A Gaussian Source Coding Perspective on Caching and Total Correlation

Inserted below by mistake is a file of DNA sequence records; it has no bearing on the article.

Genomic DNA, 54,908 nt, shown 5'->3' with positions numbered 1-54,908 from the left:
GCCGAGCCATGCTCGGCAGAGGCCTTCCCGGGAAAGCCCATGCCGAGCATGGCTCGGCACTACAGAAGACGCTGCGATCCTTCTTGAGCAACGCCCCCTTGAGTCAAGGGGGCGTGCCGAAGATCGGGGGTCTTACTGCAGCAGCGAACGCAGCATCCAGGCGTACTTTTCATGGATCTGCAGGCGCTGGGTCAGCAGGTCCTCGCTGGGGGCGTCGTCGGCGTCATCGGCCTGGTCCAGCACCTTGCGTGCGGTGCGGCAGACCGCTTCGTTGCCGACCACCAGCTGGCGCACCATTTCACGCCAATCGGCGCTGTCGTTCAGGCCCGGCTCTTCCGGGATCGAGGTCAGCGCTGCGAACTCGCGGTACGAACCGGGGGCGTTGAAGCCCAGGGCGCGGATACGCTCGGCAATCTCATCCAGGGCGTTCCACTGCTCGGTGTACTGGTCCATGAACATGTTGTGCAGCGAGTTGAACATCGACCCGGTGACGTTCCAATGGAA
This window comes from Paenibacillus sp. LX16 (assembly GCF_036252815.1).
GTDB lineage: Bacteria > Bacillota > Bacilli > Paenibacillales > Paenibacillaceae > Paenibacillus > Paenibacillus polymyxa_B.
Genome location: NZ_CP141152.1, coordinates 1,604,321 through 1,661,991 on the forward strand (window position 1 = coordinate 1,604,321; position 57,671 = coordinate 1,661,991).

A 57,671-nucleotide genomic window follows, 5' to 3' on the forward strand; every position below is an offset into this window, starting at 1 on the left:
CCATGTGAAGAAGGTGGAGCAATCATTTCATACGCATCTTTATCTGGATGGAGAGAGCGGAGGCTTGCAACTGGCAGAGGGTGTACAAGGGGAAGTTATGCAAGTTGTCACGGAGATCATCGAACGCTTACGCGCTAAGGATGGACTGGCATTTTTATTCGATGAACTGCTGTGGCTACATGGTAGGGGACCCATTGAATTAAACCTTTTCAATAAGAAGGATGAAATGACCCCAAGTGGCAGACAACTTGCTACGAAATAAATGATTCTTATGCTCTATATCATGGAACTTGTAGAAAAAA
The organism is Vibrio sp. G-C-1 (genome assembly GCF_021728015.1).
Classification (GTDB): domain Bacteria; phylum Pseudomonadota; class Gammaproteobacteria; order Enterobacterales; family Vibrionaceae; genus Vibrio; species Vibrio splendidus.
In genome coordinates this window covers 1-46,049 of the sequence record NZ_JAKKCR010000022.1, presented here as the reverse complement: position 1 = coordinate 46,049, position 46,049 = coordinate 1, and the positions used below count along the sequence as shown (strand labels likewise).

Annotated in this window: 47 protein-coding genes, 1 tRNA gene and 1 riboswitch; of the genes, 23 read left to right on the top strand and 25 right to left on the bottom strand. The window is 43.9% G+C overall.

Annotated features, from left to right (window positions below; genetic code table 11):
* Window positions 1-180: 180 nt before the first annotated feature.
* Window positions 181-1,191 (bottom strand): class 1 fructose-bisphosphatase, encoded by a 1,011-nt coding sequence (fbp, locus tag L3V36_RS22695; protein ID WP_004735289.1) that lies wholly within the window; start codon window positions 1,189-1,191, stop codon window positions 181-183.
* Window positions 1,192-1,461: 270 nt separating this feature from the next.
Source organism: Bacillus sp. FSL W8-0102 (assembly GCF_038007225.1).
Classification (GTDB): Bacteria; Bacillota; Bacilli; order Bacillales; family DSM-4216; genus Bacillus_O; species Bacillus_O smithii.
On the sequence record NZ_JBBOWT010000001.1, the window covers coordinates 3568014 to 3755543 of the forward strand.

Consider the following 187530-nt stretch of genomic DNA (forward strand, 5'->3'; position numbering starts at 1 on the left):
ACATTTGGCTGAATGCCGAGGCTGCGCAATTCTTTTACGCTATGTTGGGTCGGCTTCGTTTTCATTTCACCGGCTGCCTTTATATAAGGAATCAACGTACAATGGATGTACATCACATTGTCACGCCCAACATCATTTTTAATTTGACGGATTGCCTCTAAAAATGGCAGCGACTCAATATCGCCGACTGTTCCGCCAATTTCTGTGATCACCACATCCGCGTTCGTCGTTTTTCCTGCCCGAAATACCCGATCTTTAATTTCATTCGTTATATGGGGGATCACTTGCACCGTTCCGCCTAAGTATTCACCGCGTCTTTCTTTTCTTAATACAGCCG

Communication technology has advanced up to a point where children are getting unfamiliar with themost iconic symbol in IT: the loading icon. We no longer wait for something to come on TV, nor for a download to complete. All the content we desire is available in instantaneous and personalized streams. Whereas users benefit tremendously from the increased freedom, the network suffers. Not only do personalized data streams increase the load overall, the instantaneous aspect concentrates traffic around peak hours. The heaviest (mostly video) applications are used predominantly during the evening hours. Caching is a tool to balance traffic without compromising the ‘on-demand’ aspect of content delivery; by sending data in advance a server can avoid peak traffic. The challenge is, of course, that in advance the server has no clue what data the user might be interested in. We study this problem in a lossy source coding setting with Gaussian sources specifically, using amodel based on the Gray–Wyner network. Ultimately caching is a trade-off between anticipating the precise demand through user habits versus ‘more bang for buck’ by exploiting correlation among the files in the database. For two Gaussian sources and using Gaussian codebooks we derive this trade-off completely. Particularly interesting is the case when the user has no preference for some content a-priori, caching then becomes an application of the concepts ofWyner’s common information and Watanabe’s total correlation. We study these concepts in databases of more than two sources where we derive that caching all of the information shared by multiple Gaussians is easy, whereas caching some is hard. We characterize the former, provide an inner bound for the latter and conjecture for which class of Gaussians it is tight. Later we also study how to most efficiently capture the total correlation that exists between two sets of Gaussians. As a final chapter, we study the applicability of caching of discrete information sources by actually building such algorithms, using convolutional codes to ‘cache and compress’. We provide a proof of concept of the practicality for doubly symmetric and circularly symmetric binary sources. Lastly we provide a discussion on challenges to be overcome for generalizing such algorithms.

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